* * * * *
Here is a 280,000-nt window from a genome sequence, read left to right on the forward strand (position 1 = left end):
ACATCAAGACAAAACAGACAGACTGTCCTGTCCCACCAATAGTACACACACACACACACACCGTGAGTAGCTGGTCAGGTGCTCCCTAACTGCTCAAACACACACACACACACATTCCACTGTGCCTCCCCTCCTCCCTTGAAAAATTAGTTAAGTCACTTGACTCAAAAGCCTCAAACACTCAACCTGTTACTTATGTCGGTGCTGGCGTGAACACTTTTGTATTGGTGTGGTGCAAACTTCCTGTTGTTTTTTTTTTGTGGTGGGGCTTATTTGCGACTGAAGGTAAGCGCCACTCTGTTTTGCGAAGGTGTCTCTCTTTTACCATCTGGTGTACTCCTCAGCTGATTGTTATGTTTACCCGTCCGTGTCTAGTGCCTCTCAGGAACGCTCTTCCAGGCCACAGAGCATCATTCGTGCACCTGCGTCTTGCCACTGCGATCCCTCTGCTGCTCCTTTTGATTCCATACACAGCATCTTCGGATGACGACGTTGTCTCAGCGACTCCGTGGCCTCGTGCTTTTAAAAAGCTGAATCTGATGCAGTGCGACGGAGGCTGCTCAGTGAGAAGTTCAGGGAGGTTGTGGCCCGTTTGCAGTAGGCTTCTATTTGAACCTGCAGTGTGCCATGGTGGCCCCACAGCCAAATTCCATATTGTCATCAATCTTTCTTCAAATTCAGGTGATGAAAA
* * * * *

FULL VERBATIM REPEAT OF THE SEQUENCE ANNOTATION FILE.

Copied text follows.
Here is a 280,000-nt window from a genome sequence, read left to right on the forward strand (position 1 = left end):
ACATCAAGACAAAACAGACAGACTGTCCTGTCCCACCAATAGTACACACACACACACACACCGTGAGTAGCTGGTCAGGTGCTCCCTAACTGCTCAAACACACACACACACACATTCCACTGTGCCTCCCCTCCTCCCTTGAAAAATTAGTTAAGTCACTTGACTCAAAAGCCTCAAACACTCAACCTGTTACTTATGTCGGTGCTGGCGTGAACACTTTTGTATTGGTGTGGTGCAAACTTCCTGTTGTTTTTTTTTTGTGGTGGGGCTTATTTGCGACTGAAGGTAAGCGCCACTCTGTTTTGCGAAGGTGTCTCTCTTTTACCATCTGGTGTACTCCTCAGCTGATTGTTATGTTTACCCGTCCGTGTCTAGTGCCTCTCAGGAACGCTCTTCCAGGCCACAGAGCATCATTCGTGCACCTGCGTCTTGCCACTGCGATCCCTCTGCTGCTCCTTTTGATTCCATACACAGCATCTTCGGATGACGACGTTGTCTCAGCGACTCCGTGGCCTCGTGCTTTTAAAAAGCTGAATCTGATGCAGTGCGACGGAGGCTGCTCAGTGAGAAGTTCAGGGAGGTTGTGGCCCGTTTGCAGTAGGCTTCTATTTGAACCTGCAGTGTGCCATGGTGGCCCCACAGCCAAATTCCATATTGTCATCAATCTTTCTTCAAATTCAGGTGATGAAAA